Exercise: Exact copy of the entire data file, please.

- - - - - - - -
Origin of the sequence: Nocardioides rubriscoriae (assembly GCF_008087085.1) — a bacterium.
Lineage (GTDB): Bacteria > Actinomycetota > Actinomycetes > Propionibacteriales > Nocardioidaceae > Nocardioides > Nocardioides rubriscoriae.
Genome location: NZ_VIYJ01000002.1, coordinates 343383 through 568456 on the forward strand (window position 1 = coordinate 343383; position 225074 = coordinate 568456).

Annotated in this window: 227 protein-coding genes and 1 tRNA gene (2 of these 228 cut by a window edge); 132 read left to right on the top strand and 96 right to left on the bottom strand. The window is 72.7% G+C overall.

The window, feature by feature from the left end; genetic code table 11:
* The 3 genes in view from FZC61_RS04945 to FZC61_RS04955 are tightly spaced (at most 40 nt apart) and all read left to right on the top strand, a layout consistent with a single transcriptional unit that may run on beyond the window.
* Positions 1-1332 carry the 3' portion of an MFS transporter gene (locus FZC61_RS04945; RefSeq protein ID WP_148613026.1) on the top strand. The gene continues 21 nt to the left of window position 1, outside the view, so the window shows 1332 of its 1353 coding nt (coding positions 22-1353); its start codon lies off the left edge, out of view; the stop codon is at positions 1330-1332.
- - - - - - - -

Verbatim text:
Origin of the sequence: Nocardioides rubriscoriae (assembly GCF_008087085.1) — a bacterium.
Lineage (GTDB): Bacteria > Actinomycetota > Actinomycetes > Propionibacteriales > Nocardioidaceae > Nocardioides > Nocardioides rubriscoriae.
Genome location: NZ_VIYJ01000002.1, coordinates 343383 through 568456 on the forward strand (window position 1 = coordinate 343383; position 225074 = coordinate 568456).

Annotated in this window: 227 protein-coding genes and 1 tRNA gene (2 of these 228 cut by a window edge); 132 read left to right on the top strand and 96 right to left on the bottom strand. The window is 72.7% G+C overall.

The window, feature by feature from the left end; genetic code table 11:
* The 3 genes in view from FZC61_RS04945 to FZC61_RS04955 are tightly spaced (at most 40 nt apart) and all read left to right on the top strand, a layout consistent with a single transcriptional unit that may run on beyond the window.
* Positions 1-1332 carry the 3' portion of an MFS transporter gene (locus FZC61_RS04945; RefSeq protein ID WP_148613026.1) on the top strand. The gene continues 21 nt to the left of window position 1, outside the view, so the window shows 1332 of its 1353 coding nt (coding positions 22-1353); its start codon lies off the left edge, out of view; the stop codon is at positions 1330-1332.